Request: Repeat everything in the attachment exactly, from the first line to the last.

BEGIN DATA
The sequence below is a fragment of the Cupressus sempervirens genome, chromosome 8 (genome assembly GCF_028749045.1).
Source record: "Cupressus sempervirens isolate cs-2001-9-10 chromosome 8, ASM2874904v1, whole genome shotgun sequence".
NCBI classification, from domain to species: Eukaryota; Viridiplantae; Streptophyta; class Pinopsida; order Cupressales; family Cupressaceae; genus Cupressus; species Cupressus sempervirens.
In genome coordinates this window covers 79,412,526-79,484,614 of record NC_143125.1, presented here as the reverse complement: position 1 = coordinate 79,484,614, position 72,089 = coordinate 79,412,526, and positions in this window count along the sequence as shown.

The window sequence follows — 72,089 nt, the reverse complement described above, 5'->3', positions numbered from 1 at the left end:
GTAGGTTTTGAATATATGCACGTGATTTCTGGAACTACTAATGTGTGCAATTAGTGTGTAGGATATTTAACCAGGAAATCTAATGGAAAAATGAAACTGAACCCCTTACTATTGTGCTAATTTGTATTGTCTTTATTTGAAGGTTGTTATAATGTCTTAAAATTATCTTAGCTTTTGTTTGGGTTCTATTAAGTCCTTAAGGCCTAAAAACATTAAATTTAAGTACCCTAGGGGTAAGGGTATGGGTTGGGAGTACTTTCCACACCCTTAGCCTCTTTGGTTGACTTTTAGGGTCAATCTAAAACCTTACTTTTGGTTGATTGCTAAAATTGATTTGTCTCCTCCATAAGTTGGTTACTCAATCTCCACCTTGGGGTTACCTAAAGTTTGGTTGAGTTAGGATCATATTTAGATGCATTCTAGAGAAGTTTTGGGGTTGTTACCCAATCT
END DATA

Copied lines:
The sequence below is a fragment of the Cupressus sempervirens genome, chromosome 8 (genome assembly GCF_028749045.1).
Source record: "Cupressus sempervirens isolate cs-2001-9-10 chromosome 8, ASM2874904v1, whole genome shotgun sequence".
NCBI classification, from domain to species: Eukaryota; Viridiplantae; Streptophyta; class Pinopsida; order Cupressales; family Cupressaceae; genus Cupressus; species Cupressus sempervirens.
In genome coordinates this window covers 79,412,526-79,484,614 of record NC_143125.1, presented here as the reverse complement: position 1 = coordinate 79,484,614, position 72,089 = coordinate 79,412,526, and positions in this window count along the sequence as shown.

The window sequence follows — 72,089 nt, the reverse complement described above, 5'->3', positions numbered from 1 at the left end:
GTAGGTTTTGAATATATGCACGTGATTTCTGGAACTACTAATGTGTGCAATTAGTGTGTAGGATATTTAACCAGGAAATCTAATGGAAAAATGAAACTGAACCCCTTACTATTGTGCTAATTTGTATTGTCTTTATTTGAAGGTTGTTATAATGTCTTAAAATTATCTTAGCTTTTGTTTGGGTTCTATTAAGTCCTTAAGGCCTAAAAACATTAAATTTAAGTACCCTAGGGGTAAGGGTATGGGTTGGGAGTACTTTCCACACCCTTAGCCTCTTTGGTTGACTTTTAGGGTCAATCTAAAACCTTACTTTTGGTTGATTGCTAAAATTGATTTGTCTCCTCCATAAGTTGGTTACTCAATCTCCACCTTGGGGTTACCTAAAGTTTGGTTGAGTTAGGATCATATTTAGATGCATTCTAGAGAAGTTTTGGGGTTGTTACCCAATCT